The constitution’s crucial article 27, which assigned legislative, judicial, and executive powers to three branches of the government, granted nominal power to the shah. The king’s executive power—known as the laws of ordinance—were to be “carried out by the ministers and state officials in the august name of his Imperial Majesty in such manner as the law defines.” Moreover, article 44 exempted the shah from any political responsibility for the affairs of the state, instead holding the ministers of the state responsible to the legislative branch. Under enormous pressure from the court, however, the framers of the constitution were obliged to assert in article 35 that “the sovereignty is a trust confided as a divine gift by the people to the person of the king.” It is reported that Mohammad ‘Ali Shah only agreed to sign the Supplement to the Fundamental Law in October 1907 after inserting in his own hand the phrase “as a divine gift,” rendering the article obsolete.
Conferring the “divine gift” to the shah in the constitution reflected the constraints and trepidation of the Majles, just as the provision to convene the committee of the mojtaheds to oversee legislation did. However, it would be an error of historical judgment to assume that the Fundamental Law and its Supplement were merely loose translations of European constitutions. The Iranian Constitution was shaped article by article after hours, days, and months of fierce debate in and out of the nascent parliament, and the proceedings of the Majles is witness to the heated exchanges between deputies as well as the sincere optimism with which they engaged in debates. All the more remarkable, this was a document produced by a Majles unaccustomed to the traditions of the Magna Carta, the Long Parliament, the civil and constitutional refinements of John Locke, Montesquieu, and John Stuart Mill and the tradition of legal procedure and secular humanism that had engendered the 1787 Constitution of the United States, the 1789 French Declaration of the Rights of Man, and the 1791 ratification of the American Bill of Rights.
The deputies of the Majles and the people who elected them to office soon realized (as did the English, French, and Americans) that a constitution and constitutionalism did not come easily or cheaply. The mashruteh and implementation of the Fundamental Law resulted in much bloodshed, political conflict, and the chaos of a civil war before being acknowledged as a “revolution” (enqelab). The term in Persian originally denoted a seasonal climatic change or a sudden shift in human medical condition (of the same root as the Arabic verb qalaba, “to turn”). Only in the late nineteenth century, and more clearly during the 1908–1909 civil war, enqelab acquired its modern political meaning and gradually came to replace constitutional “movement” (nahzat) in the revolutionary discourse. However, as early as 1907 the shift in and out of the Majles toward greater radicalization anticipated nothing less than a full-scale revolution.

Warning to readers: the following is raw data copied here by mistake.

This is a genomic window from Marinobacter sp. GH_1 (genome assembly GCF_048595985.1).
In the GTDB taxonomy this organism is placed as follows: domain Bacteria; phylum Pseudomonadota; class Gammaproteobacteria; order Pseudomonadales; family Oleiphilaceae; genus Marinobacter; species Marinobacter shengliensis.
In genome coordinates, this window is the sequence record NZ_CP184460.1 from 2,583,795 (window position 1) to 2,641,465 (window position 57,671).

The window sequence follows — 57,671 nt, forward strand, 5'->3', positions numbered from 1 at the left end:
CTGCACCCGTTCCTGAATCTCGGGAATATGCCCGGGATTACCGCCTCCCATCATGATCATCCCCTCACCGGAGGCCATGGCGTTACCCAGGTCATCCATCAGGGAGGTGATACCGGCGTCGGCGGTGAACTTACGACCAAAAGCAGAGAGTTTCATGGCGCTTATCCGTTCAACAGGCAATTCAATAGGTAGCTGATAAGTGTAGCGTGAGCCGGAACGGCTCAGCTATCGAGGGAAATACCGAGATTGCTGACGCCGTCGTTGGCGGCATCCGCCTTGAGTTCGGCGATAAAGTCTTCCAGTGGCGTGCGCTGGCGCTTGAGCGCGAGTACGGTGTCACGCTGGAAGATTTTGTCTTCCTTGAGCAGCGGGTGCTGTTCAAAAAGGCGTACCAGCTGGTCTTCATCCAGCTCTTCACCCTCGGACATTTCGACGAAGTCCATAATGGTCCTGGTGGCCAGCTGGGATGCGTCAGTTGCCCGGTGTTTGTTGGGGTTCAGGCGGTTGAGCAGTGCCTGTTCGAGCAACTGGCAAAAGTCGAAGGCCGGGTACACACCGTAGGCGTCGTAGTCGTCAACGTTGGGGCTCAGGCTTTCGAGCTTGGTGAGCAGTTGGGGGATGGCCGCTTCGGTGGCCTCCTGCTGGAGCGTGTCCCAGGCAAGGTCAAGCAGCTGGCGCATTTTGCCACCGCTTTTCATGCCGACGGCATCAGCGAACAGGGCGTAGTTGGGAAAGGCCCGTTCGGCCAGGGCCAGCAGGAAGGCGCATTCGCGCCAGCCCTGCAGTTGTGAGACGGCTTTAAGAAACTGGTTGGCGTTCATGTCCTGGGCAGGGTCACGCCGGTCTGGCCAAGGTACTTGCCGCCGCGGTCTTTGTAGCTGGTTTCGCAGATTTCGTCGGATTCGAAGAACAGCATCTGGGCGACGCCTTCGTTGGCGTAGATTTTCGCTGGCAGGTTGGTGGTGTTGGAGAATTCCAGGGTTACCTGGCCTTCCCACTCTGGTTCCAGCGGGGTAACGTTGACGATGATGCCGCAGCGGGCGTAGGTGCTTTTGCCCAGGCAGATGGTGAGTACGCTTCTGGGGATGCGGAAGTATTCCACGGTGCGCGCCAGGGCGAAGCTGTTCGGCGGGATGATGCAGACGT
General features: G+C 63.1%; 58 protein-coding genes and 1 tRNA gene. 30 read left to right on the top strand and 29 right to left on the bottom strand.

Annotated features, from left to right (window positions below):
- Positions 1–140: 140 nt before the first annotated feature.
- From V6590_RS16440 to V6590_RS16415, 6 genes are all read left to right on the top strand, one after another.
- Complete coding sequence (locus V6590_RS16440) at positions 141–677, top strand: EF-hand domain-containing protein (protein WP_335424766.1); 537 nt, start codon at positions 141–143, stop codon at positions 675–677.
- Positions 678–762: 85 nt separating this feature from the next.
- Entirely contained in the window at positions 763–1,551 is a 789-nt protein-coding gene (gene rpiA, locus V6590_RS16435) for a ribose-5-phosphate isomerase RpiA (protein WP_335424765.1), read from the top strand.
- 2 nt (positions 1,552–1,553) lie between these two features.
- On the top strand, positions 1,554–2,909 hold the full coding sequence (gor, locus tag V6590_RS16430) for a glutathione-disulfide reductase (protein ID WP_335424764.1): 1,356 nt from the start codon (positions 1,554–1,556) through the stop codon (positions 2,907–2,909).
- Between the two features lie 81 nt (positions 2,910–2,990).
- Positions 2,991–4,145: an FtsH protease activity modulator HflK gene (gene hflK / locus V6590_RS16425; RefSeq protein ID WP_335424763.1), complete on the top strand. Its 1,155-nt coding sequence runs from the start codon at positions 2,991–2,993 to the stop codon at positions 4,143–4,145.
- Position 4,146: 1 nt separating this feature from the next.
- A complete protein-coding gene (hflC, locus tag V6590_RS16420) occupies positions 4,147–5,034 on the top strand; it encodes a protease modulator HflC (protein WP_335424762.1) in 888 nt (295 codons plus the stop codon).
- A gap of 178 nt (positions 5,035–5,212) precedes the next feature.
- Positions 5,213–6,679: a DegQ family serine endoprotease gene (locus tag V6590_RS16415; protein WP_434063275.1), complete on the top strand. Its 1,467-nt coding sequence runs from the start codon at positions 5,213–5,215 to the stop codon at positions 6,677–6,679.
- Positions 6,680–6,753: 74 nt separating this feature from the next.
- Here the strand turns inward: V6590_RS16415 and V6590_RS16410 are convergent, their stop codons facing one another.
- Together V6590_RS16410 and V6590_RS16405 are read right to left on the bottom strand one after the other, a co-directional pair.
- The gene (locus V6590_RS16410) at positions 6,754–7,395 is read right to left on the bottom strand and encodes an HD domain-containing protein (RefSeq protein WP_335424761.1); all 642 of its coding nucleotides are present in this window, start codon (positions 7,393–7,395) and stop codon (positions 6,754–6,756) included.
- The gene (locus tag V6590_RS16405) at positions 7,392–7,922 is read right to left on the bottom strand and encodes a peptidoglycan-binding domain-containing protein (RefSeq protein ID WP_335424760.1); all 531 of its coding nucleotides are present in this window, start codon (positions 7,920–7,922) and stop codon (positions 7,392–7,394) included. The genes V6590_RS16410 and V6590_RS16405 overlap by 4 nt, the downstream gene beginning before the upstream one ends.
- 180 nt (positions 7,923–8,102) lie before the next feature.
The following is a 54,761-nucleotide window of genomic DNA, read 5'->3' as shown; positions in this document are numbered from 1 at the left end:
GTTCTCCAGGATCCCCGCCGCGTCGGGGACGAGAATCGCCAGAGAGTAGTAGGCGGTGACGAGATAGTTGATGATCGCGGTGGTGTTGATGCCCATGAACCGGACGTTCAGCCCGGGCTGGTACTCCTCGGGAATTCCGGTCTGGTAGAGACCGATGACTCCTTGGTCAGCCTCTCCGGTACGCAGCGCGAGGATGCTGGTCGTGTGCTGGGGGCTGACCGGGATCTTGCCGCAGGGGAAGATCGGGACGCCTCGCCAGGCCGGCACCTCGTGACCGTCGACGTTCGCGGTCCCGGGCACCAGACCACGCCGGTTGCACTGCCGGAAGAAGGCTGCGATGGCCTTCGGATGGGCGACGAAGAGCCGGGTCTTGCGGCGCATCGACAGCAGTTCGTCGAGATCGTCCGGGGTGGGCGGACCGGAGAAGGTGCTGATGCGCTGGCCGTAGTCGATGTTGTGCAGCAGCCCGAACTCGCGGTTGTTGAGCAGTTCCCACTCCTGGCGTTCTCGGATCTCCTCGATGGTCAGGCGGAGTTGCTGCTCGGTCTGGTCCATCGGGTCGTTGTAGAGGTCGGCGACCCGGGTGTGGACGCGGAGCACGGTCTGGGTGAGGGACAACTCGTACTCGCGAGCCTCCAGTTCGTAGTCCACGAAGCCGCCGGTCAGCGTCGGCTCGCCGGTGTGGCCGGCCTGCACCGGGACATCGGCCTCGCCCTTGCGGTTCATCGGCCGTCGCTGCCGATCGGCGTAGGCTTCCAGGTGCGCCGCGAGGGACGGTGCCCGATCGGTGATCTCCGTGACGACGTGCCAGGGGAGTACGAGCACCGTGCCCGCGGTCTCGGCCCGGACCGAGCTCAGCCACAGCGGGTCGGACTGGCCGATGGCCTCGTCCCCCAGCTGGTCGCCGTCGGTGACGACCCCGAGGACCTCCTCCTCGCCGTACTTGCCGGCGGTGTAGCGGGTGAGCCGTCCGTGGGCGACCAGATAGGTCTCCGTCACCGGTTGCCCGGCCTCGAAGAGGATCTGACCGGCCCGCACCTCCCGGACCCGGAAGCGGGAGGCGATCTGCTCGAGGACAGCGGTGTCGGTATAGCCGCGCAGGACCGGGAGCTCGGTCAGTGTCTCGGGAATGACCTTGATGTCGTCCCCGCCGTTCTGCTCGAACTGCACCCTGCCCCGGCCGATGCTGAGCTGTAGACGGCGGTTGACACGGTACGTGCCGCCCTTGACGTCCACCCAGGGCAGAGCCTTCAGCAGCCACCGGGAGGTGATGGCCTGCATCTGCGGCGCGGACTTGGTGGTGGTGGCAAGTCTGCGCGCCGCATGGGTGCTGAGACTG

Between May 1907 and July 1909, the Majles at every turn faced enormous threats to its very survival. A range of issues contributed to the instability of the nascent constitutional regime. Chief among them were disagreement on limits of the legislative authority, growing tensions with the shah and his court, and a constant barrage of defamatory propaganda from Nuri and advocates of the mashru‘eh. Unrest in the provinces provoked by the court and by the powerful tribal khans and the local ulama, as well as serious skirmishes and sectarian fighting on the Ottoman borders, further challenged the young order. By mid-1907, Azarbaijan was being harassed by the royalist Shahseven tribe in the vicinity of Ardabil, who, provoked by the Qajar shah, pillaged towns and villages in the name of securing the crown. Further to the west, in the Orumiyeh region, Kurdish irregulars backed by Ottoman troops repeatedly crossed the border and attacked Assyrian and Armenian villagers in Iranian territory. In Fars, Isfahan, Zanjan, and Kashan urban unrest, sectarian clashes, and banditry were on the rise. Na’eb Hosain, a former member of the Qajar rural police turned bandit, together with his gang, since the late 1890s organized repeated raids on the city of Kashan and villages in its vicinity stretching as far east as the central Iranian desert. Posing himself as a friend of the poor and the underprivileged, in reality he was no more than a ruthless plunderer and killer of innocent people whose reign of terror lasted for more than two decades. Failure to quash the Na’ebis, as they came to be known, epitomized the weakening of the central government during the revolution and its aftermath.